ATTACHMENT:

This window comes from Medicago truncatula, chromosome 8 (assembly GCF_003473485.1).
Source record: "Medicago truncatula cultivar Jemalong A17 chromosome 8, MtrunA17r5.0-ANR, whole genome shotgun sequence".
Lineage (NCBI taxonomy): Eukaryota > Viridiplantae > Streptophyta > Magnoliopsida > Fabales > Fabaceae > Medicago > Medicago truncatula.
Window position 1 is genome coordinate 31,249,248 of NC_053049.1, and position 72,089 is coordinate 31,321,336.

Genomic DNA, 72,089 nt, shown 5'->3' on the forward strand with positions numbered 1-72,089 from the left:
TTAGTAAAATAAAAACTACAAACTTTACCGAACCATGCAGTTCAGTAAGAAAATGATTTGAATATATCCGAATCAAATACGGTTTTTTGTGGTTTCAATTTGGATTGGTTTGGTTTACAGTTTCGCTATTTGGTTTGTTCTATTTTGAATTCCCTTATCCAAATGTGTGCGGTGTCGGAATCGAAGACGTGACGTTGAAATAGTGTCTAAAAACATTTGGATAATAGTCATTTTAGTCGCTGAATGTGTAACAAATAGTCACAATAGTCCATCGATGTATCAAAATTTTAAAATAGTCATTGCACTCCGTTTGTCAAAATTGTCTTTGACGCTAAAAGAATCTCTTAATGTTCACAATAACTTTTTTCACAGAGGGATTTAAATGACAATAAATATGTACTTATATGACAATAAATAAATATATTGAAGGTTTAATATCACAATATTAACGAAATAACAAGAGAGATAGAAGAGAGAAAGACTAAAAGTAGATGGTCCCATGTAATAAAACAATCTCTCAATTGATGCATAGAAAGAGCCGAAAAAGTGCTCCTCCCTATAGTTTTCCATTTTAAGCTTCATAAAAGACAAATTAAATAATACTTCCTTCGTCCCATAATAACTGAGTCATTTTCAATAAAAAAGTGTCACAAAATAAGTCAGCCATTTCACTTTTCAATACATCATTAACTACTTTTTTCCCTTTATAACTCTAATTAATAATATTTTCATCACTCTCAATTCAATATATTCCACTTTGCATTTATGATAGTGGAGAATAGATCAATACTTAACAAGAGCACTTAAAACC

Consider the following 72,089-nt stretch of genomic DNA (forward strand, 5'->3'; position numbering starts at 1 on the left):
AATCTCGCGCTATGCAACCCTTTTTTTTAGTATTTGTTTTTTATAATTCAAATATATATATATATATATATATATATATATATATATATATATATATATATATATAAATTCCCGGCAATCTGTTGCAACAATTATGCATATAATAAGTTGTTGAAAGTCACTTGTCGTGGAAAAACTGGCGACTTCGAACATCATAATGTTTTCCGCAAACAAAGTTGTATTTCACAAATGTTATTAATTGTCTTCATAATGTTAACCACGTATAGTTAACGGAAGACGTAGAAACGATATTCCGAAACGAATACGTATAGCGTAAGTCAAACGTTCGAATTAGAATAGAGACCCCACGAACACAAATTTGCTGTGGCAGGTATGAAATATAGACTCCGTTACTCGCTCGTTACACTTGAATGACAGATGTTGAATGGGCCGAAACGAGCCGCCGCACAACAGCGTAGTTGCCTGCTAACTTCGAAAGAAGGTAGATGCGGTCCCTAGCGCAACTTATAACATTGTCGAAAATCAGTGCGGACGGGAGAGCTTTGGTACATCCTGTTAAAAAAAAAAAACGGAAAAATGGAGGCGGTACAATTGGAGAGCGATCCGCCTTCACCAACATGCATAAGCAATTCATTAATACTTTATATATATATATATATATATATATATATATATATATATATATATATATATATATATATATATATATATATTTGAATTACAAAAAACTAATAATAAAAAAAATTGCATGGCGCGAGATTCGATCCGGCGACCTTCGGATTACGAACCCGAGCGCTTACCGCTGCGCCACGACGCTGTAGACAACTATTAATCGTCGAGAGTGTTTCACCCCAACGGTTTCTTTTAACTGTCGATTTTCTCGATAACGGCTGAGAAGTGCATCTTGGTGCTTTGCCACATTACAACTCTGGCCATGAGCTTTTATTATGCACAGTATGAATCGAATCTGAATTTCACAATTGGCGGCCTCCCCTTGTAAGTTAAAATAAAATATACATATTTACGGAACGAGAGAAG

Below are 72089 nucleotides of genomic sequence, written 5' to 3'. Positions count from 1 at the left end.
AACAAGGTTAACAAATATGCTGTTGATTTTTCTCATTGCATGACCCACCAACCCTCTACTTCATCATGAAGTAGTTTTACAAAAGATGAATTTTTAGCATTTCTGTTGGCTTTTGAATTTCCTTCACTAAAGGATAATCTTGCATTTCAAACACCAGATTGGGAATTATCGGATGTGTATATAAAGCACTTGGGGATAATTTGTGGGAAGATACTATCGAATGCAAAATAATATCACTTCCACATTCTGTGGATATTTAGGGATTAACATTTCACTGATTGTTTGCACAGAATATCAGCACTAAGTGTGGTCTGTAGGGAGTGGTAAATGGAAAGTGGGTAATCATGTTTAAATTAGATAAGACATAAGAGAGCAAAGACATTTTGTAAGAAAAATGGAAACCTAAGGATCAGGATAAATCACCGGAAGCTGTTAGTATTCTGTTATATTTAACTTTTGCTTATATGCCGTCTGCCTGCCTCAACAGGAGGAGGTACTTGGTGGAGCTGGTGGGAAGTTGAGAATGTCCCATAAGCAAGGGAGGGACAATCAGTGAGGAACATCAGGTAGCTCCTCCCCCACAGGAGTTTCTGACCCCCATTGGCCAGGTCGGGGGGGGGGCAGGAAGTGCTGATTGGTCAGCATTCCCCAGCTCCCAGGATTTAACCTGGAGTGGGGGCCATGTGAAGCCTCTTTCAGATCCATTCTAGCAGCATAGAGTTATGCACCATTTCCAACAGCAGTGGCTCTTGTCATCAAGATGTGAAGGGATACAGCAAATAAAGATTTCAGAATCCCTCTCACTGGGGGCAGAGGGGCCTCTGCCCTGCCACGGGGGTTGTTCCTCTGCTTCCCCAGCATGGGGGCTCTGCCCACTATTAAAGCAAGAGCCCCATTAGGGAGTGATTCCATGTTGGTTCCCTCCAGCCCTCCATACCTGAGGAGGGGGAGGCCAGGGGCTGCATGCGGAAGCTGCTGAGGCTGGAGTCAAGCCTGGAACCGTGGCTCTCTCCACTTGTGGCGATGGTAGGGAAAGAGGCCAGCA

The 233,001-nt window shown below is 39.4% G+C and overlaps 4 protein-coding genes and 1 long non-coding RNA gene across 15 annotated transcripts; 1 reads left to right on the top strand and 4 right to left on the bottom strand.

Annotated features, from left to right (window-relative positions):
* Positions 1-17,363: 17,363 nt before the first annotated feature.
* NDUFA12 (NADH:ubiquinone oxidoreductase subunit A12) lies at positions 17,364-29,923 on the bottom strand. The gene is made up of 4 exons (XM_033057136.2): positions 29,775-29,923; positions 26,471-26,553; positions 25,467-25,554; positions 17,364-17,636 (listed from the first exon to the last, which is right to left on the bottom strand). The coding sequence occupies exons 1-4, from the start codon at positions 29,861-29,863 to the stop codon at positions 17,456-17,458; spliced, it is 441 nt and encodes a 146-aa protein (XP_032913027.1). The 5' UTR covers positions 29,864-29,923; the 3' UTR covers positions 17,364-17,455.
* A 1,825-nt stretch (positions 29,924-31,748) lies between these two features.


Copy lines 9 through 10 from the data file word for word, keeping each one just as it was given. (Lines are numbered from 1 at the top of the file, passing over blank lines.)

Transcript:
Below are 72089 nucleotides of genomic sequence, written 5' to 3'. Positions count from 1 at the left end.
AACAAGGTTAACAAATATGCTGTTGATTTTTCTCATTGCATGACCCACCAACCCTCTACTTCATCATGAAGTAGTTTTACAAAAGATGAATTTTTAGCATTTCTGTTGGCTTTTGAATTTCCTTCACTAAAGGATAATCTTGCATTTCAAACACCAGATTGGGAATTATCGGATGTGTATATAAAGCACTTGGGGATAATTTGTGGGAAGATACTATCGAATGCAAAATAATATCACTTCCACATTCTGTGGATATTTAGGGATTAACATTTCACTGATTGTTTGCACAGAATATCAGCACTAAGTGTGGTCTGTAGGGAGTGGTAAATGGAAAGTGGGTAATCATGTTTAAATTAGATAAGACATAAGAGAGCAAAGACATTTTGTAAGAAAAATGGAAACCTAAGGATCAGGATAAATCACCGGAAGCTGTTAGTATTCTGTTATATTTAACTTTTGCTTATATGCCGTCTGCCTGCCTCAACAGGAGGAGGTACTTGGTGGAGCTGGTGGGAAGTTGAGAATGTCCCATAAGCAAGGGAGGGACAATCAGTGAGGAACATCAGGTAGCTCCTCCCCCACAGGAGTTTCTGACCCCCATTGGCCAGGTCGGGGGGGGGGCAGGAAGTGCTGATTGGTCAGCATTCCCCAGCTCCCAGGATTTAACCTGGAGTGGGGGCCATGTGAAGCCTCTTTCAGATCCATTCTAGCAGCATAGAGTTATGCACCATTTCCAACAGCAGTGGCTCTTGTCATCAAGATGTGAAGGGATACAGCAAATAAAGATTTCAGAATCCCTCTCACTGGGGGCAGAGGGGCCTCTGCCCTGCCACGGGGGTTGTTCCTCTGCTTCCCCAGCATGGGGGCTCTGCCCACTATTAAAGCAAGAGCCCCATTAGGGAGTGATTCCATGTTGGTTCCCTCCAGCCCTCCATACCTGAGGAGGGGGAGGCCAGGGGCTGCATGCGGAAGCTGCTGAGGCTGGAGTCAAGCCTGGAACCGTGGCTCTCTCCACTTGTGGCGATGGTAGGGAAAGAGGCCAGCA